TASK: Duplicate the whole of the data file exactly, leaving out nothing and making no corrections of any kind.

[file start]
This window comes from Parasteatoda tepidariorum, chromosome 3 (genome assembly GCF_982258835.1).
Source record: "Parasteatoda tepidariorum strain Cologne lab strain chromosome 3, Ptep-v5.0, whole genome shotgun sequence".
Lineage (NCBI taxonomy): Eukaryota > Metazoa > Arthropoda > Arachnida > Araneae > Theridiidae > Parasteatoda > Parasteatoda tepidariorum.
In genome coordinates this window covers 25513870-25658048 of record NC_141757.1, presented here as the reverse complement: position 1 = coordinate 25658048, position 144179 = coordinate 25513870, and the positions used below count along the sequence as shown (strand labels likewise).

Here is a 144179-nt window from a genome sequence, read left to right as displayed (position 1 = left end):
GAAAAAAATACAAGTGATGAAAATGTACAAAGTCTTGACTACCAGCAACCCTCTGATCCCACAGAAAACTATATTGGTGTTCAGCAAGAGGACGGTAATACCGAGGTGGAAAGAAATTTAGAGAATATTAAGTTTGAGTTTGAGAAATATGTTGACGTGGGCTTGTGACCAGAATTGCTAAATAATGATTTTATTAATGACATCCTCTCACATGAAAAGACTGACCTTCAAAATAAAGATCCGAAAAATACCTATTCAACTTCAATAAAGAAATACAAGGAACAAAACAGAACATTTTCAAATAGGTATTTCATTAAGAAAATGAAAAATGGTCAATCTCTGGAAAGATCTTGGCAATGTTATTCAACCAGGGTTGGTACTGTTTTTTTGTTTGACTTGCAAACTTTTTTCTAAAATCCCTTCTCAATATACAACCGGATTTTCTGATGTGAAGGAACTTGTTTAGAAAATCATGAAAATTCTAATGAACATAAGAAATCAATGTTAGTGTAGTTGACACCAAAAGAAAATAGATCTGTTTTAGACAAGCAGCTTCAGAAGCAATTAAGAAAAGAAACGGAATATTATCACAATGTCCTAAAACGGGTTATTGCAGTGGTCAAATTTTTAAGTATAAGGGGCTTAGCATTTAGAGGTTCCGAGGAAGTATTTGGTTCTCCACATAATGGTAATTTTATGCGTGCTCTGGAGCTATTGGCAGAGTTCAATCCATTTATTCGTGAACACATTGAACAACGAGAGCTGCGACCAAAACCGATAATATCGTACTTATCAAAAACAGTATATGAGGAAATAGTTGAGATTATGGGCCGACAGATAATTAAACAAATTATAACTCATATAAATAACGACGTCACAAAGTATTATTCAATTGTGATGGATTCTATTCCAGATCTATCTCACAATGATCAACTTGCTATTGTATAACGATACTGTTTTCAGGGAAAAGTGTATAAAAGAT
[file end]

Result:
This window comes from Parasteatoda tepidariorum, chromosome 3 (genome assembly GCF_982258835.1).
Source record: "Parasteatoda tepidariorum strain Cologne lab strain chromosome 3, Ptep-v5.0, whole genome shotgun sequence".
Lineage (NCBI taxonomy): Eukaryota > Metazoa > Arthropoda > Arachnida > Araneae > Theridiidae > Parasteatoda > Parasteatoda tepidariorum.
In genome coordinates this window covers 25513870-25658048 of record NC_141757.1, presented here as the reverse complement: position 1 = coordinate 25658048, position 144179 = coordinate 25513870, and the positions used below count along the sequence as shown (strand labels likewise).

Here is a 144179-nt window from a genome sequence, read left to right as displayed (position 1 = left end):
GAAAAAAATACAAGTGATGAAAATGTACAAAGTCTTGACTACCAGCAACCCTCTGATCCCACAGAAAACTATATTGGTGTTCAGCAAGAGGACGGTAATACCGAGGTGGAAAGAAATTTAGAGAATATTAAGTTTGAGTTTGAGAAATATGTTGACGTGGGCTTGTGACCAGAATTGCTAAATAATGATTTTATTAATGACATCCTCTCACATGAAAAGACTGACCTTCAAAATAAAGATCCGAAAAATACCTATTCAACTTCAATAAAGAAATACAAGGAACAAAACAGAACATTTTCAAATAGGTATTTCATTAAGAAAATGAAAAATGGTCAATCTCTGGAAAGATCTTGGCAATGTTATTCAACCAGGGTTGGTACTGTTTTTTTGTTTGACTTGCAAACTTTTTTCTAAAATCCCTTCTCAATATACAACCGGATTTTCTGATGTGAAGGAACTTGTTTAGAAAATCATGAAAATTCTAATGAACATAAGAAATCAATGTTAGTGTAGTTGACACCAAAAGAAAATAGATCTGTTTTAGACAAGCAGCTTCAGAAGCAATTAAGAAAAGAAACGGAATATTATCACAATGTCCTAAAACGGGTTATTGCAGTGGTCAAATTTTTAAGTATAAGGGGCTTAGCATTTAGAGGTTCCGAGGAAGTATTTGGTTCTCCACATAATGGTAATTTTATGCGTGCTCTGGAGCTATTGGCAGAGTTCAATCCATTTATTCGTGAACACATTGAACAACGAGAGCTGCGACCAAAACCGATAATATCGTACTTATCAAAAACAGTATATGAGGAAATAGTTGAGATTATGGGCCGACAGATAATTAAACAAATTATAACTCATATAAATAACGACGTCACAAAGTATTATTCAATTGTGATGGATTCTATTCCAGATCTATCTCACAATGATCAACTTGCTATTGTATAACGATACTGTTTTCAGGGAAAAGTGTATAAAAGAT